WPPB

Miles Parks

Miles Parks is a reporter on NPR's Washington Desk. He covers election interference and voting infrastructure and reports on breaking news.

Miles joined NPR as the 2014-15 Stone & Holt Weeks Fellow. Since then, he's investigated FEMA's efforts to get money back from Superstorm Sandy victims, profiled budding rock stars, and produced for all three of NPR's weekday news magazines.

A graduate of the University of Tampa, Miles also previously covered crime and local government for The Washington Post and The Ledger in Lakeland, Fla.

In his spare time, Miles likes playing, reading and thinking about basketball. He wrote The Washington Post's obituary of legendary women's basketball coach Pat Summitt.

You can contact Miles at mparks@npr.org.

Today, Mark Harris is at the center of an election that just won't end in North Carolina's 9th Congressional District.

The outcome remains up in the air pending an investigation into allegations of election fraud by an operative hired by the Harris campaign.

It's the only remaining uncalled election of the 2018 midterms, but it's just the latest bump in a half decade of setbacks as Harris has had his eyes set on joining Congress.

Leading up to Nov. 6, 2018, anyone with a stake in American democracy was holding their breath.

After a Russian effort leading up to 2016 to sow chaos and polarization, and to degrade confidence in American institutions, what sort of widespread cyberattack awaited the voting system in the first national election since?

None, it seems.

Copyright 2018 NPR. To see more, visit https://www.npr.org.

ARI SHAPIRO, HOST:

Inside his barber shop in Bladenboro, N.C., Rodney Baxley is giving Bobby Simmons a haircut.

The two men are talking about what everyone in this part of the state has been talking about for the better part of the past month: McCrae Dowless, and the operation he was running to get out the vote for Republican Mark Harris in the congressional race in North Carolina's 9th District.

Copyright 2018 NPR. To see more, visit https://www.npr.org.

DAVID GREENE, HOST:

Copyright 2018 NPR. To see more, visit https://www.npr.org.

AUDIE CORNISH, HOST:

When it comes to election fraud, the "voting twice by dressing up with a different hat" tactic that President Trump talks about almost never happens.

Copyright 2018 NPR. To see more, visit https://www.npr.org.

AILSA CHANG, HOST:

Updated at 5:44 p.m. ET

The head of North Carolina's Republican Party says he would "not oppose" a new election in the state's 9th Congressional District if allegations of fraud by a GOP operative prove true.

"If they can say with a strong degree of certainty that the outcome of the race was changed or there is a substantial likelihood that it could have been, the law requires that there be a new election, and we would not oppose," said Dallas Woodhouse, the executive director of the North Carolina Republican Party, in an interview with NPR.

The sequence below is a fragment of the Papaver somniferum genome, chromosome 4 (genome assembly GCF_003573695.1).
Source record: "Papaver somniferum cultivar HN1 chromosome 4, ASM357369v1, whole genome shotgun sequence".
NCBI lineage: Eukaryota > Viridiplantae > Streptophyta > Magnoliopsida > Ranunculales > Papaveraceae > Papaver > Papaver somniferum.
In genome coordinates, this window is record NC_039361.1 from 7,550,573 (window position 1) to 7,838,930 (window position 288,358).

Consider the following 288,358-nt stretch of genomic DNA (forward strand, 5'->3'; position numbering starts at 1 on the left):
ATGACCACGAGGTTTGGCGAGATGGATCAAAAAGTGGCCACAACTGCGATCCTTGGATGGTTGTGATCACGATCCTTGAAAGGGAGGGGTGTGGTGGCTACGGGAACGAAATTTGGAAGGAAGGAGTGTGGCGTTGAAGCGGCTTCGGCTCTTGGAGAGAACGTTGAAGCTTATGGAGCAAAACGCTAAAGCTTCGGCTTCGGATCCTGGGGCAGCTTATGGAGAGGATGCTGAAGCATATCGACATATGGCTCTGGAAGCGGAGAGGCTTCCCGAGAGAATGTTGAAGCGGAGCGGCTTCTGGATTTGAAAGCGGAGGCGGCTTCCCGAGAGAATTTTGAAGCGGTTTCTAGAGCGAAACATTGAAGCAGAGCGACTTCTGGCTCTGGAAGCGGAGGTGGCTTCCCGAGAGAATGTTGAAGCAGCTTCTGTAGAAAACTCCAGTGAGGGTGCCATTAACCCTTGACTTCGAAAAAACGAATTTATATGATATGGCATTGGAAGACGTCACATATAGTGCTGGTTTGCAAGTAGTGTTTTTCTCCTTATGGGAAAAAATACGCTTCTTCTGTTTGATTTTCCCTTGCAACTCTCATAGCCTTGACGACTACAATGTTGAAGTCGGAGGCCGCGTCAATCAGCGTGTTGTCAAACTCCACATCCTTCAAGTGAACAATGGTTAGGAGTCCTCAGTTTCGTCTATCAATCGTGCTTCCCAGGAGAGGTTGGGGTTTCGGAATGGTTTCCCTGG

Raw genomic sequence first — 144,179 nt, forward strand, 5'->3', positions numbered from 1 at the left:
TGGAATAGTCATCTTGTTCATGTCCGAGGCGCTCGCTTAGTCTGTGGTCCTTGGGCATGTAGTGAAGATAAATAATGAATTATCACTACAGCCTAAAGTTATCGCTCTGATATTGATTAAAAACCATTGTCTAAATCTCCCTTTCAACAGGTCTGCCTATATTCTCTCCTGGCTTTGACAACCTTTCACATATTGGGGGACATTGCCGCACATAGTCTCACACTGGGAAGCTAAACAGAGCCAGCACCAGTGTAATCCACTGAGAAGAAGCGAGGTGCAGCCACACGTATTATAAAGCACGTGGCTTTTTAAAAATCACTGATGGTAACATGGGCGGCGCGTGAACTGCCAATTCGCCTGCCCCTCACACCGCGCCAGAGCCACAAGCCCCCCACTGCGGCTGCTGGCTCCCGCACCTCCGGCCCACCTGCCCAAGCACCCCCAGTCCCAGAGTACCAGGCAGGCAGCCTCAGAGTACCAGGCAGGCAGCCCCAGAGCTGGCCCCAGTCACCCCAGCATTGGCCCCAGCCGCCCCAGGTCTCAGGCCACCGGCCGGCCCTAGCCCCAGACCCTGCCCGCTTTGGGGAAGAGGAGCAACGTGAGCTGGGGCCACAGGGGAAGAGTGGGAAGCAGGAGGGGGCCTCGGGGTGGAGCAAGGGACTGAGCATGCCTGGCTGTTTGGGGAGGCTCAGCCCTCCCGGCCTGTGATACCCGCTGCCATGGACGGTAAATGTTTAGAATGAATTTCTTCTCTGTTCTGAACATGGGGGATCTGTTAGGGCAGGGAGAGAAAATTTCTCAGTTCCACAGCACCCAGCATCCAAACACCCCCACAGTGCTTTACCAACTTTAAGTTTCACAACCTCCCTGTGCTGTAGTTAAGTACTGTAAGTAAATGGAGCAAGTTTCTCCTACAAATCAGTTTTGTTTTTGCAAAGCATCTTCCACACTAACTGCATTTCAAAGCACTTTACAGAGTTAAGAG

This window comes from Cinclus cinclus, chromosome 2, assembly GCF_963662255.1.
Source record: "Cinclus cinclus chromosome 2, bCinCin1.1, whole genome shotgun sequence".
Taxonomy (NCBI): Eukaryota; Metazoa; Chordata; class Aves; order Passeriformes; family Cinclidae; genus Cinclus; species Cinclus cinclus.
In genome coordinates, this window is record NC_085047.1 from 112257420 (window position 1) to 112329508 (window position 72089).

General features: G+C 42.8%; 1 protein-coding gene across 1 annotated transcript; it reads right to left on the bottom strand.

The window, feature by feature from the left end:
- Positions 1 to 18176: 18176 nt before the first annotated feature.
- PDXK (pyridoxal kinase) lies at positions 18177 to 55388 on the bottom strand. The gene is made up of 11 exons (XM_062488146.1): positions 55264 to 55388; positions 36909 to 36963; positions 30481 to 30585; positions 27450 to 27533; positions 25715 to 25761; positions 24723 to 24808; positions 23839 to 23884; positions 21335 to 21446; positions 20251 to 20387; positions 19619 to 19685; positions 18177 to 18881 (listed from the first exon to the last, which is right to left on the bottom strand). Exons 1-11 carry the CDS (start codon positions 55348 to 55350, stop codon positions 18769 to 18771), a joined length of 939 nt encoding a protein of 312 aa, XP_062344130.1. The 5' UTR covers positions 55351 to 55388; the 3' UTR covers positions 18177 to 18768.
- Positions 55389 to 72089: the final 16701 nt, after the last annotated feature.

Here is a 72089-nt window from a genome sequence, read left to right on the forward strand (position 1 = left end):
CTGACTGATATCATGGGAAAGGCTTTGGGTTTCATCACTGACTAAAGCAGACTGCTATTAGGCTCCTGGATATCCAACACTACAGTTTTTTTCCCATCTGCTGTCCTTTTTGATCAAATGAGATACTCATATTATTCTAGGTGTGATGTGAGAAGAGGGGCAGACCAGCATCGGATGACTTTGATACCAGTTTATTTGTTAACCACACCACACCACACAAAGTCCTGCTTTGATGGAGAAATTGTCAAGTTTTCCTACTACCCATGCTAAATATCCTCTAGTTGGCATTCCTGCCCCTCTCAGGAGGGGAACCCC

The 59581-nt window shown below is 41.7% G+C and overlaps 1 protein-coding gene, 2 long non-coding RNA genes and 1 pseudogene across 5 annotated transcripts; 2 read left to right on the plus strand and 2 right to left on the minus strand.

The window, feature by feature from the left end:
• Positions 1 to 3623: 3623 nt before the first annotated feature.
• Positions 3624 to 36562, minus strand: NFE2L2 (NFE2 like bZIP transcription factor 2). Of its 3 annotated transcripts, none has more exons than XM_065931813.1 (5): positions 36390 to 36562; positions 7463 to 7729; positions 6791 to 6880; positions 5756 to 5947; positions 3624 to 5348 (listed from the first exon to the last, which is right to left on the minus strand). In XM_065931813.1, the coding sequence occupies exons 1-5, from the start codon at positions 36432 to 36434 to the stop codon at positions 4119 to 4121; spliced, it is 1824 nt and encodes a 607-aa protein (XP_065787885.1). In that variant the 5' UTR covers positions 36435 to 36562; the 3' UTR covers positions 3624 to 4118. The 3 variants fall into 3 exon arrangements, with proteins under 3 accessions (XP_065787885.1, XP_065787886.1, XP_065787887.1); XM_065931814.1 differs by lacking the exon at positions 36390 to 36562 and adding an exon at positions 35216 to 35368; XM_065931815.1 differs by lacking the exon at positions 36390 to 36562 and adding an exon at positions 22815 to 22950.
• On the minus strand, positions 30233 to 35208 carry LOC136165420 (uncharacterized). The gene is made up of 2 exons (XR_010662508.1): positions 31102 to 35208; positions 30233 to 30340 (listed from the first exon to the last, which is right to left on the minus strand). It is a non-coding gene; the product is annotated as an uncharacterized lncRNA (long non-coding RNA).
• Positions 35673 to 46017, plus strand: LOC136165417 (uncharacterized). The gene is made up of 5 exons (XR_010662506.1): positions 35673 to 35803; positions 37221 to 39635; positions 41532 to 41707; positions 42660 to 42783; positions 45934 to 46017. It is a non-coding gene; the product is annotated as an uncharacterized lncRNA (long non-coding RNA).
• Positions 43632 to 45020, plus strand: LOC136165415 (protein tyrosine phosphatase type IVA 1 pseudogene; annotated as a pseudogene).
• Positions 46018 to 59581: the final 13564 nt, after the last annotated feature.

Election fraud has been a much discussed, seldom seen phenomenon in U.S. elections over the past several decades. But new details emerging from government and media investigations into the vote-counting in North Carolina's 9th Congressional District paint a picture of a tight race where potentially illegal voter fraud could have skewed the outcome.

Copyright 2018 NPR. To see more, visit https://www.npr.org.

AILSA CHANG, HOST:

When Ohio State elections law professor Daniel Tokaji tells colleagues from other parts of the world about how the United States picks election officials, he says they're stunned.

"And not in the good way," says Tokaji.

That's because in a large portion of the U.S., elections are supervised by an official who is openly aligned with a political party. It's a system of election administration that's routinely come under scrutiny over the past two decades, and did again in this year's midterms especially in Georgia, Florida and Kansas.

Copyright 2018 NPR. To see more, visit https://www.npr.org.

DAVID GREENE, HOST:

Updated at 3:21 p.m. ET

After two recounts, a deluge of lawsuits and loaded political rhetoric, the 12-day election marathon in Florida is finally drawing to a close.

Copyright 2018 NPR. To see more, visit https://www.npr.org.

LULU GARCIA-NAVARRO, HOST:

Election workers in Florida have been counting remaining ballots by hand in the close U.S. Senate and state agriculture commissioner contests, as a number of lawsuits are still outstanding in the final 48 hours before official election results are due to the state.

If a federal judge declines to extend the state's deadline, county canvassing boards need to turn in their official results following machine and manual recounts by noon on Sunday.

Copyright 2018 NPR. To see more, visit https://www.npr.org.

AUDIE CORNISH, HOST:

Copyright 2018 NPR. To see more, visit https://www.npr.org.

DAVID GREENE, HOST:

Updated at 8 p.m. ET

As confusion continues over the outcome of multiple Florida elections, a hand recount has been ordered in that state's narrow Senate race between Democratic Sen. Bill Nelson and Republican Gov. Rick Scott. Meanwhile, in the gubernatorial contest, Republican Ron DeSantis appears headed to victory over Democrat Andrew Gillum after a machine recount did not significantly narrow the margin in that race.

Copyright 2018 NPR. To see more, visit http://www.npr.org/.

ARI SHAPIRO, HOST:

Pages